Emirates Ditches Pre-Flight Blood Tests After Accuracy Concerns

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After being the first airline to perform rapid COVID-19 testing on its passengers, Emirates decided yesterday to cease any further tests from taking place. The move comes after the Dubai Health Authority (DHA) deemed these tests to be mostly inaccurate. Emirates first utilized the pre-flight blood tests on passengers flying to Tunisia on April 15th, and again this month for repatriation flights to India.

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The Dubai-based carrier ditched antibody testing after found to be unreliable. Photo: Emirates

According to The National, a Spanish study has revealed that the blood tests are only 30% accurate, as opposed to the previously reported 80%. Thus, the Dubai Health Authority has moved forward in putting an end to these quick tests. The DHA is banning all health providers from using these test kits.

As for now, the sole method used for coronavirus testing will be the polymerase chain reaction (PCR) test. Commonly known as the nasal swab, the proven PCR test can determine if an individual has the virus.

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Rapid COVID-19 blood tests

These rapid tests only required a finger-prick before producing results 10 minutes later. Emirates passengers could only board their flight after clearing the blood test at a group check-in area.

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The Dubai Health Authority prepared testing stations at Dubai International Airport. Photo: Emirates

However, the Spanish study found that these tests did not signify if individuals were presently carrying the virus – but if they had it previously and thus built up antibodies.

Initially, the Dubai-based airline used these tests as a gateway to start performing tests on all its passengers, ensuring a safe environment for travelers. As Adel Al Redha, Emirates Chief Operating Officer said in a statement in April,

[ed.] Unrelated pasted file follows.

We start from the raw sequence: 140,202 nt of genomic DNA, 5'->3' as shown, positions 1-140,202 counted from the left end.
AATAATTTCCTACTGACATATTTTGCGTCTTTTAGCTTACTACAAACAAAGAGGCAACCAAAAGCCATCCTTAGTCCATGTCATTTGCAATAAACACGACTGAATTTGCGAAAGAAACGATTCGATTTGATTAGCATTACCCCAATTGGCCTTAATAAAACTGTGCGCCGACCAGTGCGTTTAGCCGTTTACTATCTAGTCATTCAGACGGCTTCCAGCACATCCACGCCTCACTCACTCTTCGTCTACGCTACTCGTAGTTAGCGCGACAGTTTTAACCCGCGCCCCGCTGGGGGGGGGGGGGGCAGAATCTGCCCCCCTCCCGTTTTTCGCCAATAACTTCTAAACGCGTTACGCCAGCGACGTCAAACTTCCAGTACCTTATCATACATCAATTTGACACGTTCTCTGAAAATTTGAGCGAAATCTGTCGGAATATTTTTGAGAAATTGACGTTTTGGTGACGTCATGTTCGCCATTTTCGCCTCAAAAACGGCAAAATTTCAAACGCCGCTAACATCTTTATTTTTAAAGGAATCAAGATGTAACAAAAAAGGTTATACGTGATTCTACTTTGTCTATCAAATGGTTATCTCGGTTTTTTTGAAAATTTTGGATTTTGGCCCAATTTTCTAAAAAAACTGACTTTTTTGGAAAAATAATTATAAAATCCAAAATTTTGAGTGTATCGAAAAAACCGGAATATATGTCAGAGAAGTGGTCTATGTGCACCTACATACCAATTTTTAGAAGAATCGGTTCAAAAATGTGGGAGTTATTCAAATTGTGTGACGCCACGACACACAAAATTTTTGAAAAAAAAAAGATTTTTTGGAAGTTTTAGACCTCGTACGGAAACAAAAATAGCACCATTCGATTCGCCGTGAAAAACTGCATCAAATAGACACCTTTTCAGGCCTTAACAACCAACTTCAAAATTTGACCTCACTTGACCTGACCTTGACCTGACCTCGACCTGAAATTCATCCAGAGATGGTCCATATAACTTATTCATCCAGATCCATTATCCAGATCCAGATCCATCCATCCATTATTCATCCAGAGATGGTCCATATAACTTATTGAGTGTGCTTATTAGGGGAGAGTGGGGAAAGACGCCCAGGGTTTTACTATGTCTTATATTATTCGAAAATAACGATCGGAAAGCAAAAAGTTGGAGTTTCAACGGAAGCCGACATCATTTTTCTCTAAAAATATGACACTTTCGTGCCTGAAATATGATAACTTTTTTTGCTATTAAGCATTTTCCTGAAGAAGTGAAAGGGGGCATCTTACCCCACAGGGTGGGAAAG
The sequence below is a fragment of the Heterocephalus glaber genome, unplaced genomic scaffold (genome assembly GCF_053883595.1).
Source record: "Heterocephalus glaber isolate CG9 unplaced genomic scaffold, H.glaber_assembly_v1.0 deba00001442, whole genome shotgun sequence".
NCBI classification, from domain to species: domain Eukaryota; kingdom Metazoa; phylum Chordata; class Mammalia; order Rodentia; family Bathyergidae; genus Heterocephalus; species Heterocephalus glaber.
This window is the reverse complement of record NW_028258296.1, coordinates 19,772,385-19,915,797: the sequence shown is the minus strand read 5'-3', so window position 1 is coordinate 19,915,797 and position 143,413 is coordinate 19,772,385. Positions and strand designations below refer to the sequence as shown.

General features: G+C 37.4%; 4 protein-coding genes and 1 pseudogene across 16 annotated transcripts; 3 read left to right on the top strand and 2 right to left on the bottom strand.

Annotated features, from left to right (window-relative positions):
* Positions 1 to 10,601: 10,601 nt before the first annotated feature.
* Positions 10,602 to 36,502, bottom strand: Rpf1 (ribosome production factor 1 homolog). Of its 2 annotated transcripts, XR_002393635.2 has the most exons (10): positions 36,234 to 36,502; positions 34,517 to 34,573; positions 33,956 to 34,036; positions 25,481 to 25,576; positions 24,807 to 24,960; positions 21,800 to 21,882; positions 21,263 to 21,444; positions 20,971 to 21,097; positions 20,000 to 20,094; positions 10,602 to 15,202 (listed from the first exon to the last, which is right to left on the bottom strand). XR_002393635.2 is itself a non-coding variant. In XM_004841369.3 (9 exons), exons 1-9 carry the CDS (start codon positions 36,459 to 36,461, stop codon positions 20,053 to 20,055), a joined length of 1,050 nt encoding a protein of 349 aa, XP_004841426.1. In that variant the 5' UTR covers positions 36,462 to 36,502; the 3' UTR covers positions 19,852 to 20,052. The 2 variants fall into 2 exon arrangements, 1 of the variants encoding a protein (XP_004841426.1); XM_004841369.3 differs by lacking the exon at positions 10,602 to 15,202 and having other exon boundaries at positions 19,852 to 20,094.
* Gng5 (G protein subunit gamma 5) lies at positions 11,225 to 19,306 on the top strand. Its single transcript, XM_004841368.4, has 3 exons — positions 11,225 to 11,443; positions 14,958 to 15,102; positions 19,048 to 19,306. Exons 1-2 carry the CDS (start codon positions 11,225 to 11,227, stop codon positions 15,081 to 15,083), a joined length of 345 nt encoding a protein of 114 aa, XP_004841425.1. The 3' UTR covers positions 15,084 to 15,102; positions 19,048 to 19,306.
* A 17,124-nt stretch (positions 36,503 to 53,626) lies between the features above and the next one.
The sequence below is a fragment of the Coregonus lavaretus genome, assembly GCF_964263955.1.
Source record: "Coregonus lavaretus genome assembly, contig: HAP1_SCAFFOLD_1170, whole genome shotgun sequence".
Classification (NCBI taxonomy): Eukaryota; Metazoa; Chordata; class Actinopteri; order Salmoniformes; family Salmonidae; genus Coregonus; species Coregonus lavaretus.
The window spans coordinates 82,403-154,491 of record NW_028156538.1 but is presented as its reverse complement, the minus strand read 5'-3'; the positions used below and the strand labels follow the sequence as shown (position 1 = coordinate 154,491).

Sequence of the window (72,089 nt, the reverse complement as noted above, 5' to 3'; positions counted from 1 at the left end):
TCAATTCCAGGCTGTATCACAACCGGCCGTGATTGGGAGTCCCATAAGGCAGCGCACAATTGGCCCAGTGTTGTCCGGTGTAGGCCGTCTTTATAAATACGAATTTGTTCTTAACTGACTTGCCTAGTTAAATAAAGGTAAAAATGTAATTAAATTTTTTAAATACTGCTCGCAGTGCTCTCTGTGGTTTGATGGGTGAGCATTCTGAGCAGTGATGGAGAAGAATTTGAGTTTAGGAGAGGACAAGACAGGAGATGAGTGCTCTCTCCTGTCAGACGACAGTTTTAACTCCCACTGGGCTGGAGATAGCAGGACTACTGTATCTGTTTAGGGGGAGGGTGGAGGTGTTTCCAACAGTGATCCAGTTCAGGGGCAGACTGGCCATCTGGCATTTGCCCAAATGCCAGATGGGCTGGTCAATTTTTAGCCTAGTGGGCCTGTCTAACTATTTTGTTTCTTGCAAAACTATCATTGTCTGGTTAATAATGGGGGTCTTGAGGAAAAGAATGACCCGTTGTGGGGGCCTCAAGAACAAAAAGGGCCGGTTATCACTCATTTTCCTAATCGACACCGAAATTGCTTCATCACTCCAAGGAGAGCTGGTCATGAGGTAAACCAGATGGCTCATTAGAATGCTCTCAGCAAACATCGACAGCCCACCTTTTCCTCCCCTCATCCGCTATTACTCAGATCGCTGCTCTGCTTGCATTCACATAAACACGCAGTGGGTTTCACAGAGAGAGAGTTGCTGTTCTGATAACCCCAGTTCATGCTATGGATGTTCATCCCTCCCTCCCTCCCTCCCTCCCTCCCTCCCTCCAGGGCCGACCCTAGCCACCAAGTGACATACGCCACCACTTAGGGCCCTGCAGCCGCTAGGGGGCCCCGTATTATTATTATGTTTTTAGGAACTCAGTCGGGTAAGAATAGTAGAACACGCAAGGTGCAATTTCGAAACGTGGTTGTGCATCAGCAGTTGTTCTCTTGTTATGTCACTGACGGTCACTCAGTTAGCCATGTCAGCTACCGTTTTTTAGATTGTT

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We are working on plans to scale up testing capabilities in the future and extend it to other flights, this will enable us to conduct on-site tests and provide immediate confirmation for Emirates passengers traveling to countries that require COVID-19 test certificates.”

Currently, Emirates is planning to shelve the test requirements as the carrier resumes scheduled flights to nine destinations beginning May 21st.

Enhanced safety measures remain

All other safety measures started in April remain. Passengers and crew will continue to have their temperatures screened before boarding. Masks and gloves remain compulsory at the airport for both customers and employees.

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Mandatory for cabin crew to wear personal protective equipment over their uniforms. Photo: Emirates

All cabin crew, boarding agents, and ground staff must don personal protective equipment (PPE) together with their masks and gloves. In-flight services are still limited to bento-style food, with cuts to complimentary WiFi and live TV.

Airlines conducting COVID-19 tests

Although these rapid blood tests are allegedly inaccurate, the Spanish airline, Iberia, has recently jumped on the bandwagon.

On May 6th, the national carrier started using these antibody tests to monitor its employees’ health. Employees will be voluntarily tested to see if they have previously contracted the virus and has now recovered. If they return from sick leave, employees will receive a PCR test instead.

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Iberia has started offering voluntary antibody testing for employees. Photo: Thomas Boon / Simple Flying

While a kind gesture in terms of Iberia’s employee welfare, The National stated that some antibody tests provide “an unacceptably high false positivity rate.” The false-positive may mislead individuals into thinking they have contracted the virus and are now immune.

Seeing as results for PCR testing take hours, it proves to be logistically impossible for airlines. On the other hand, airports who have come on board to conduct PCR tests on all arriving passengers seem to be our best bet in curbing the spread of the virus amongst travelers.

More accurate tests

It is not over for antibody testing, as kits are improving day by day. Recently, the UK has also seen the production of a new testing kit that Public Health England claims to be effective.

Dubbed the Roche-Sars-CoV-2, the new serology test “recorded a specificity of 100% in tests”, according to the program’s national coordinator, John Newton, in The National.

What do you think about antibody testing? Was it a good move by Emirates to discontinue the tests? Let us know in the comments section.

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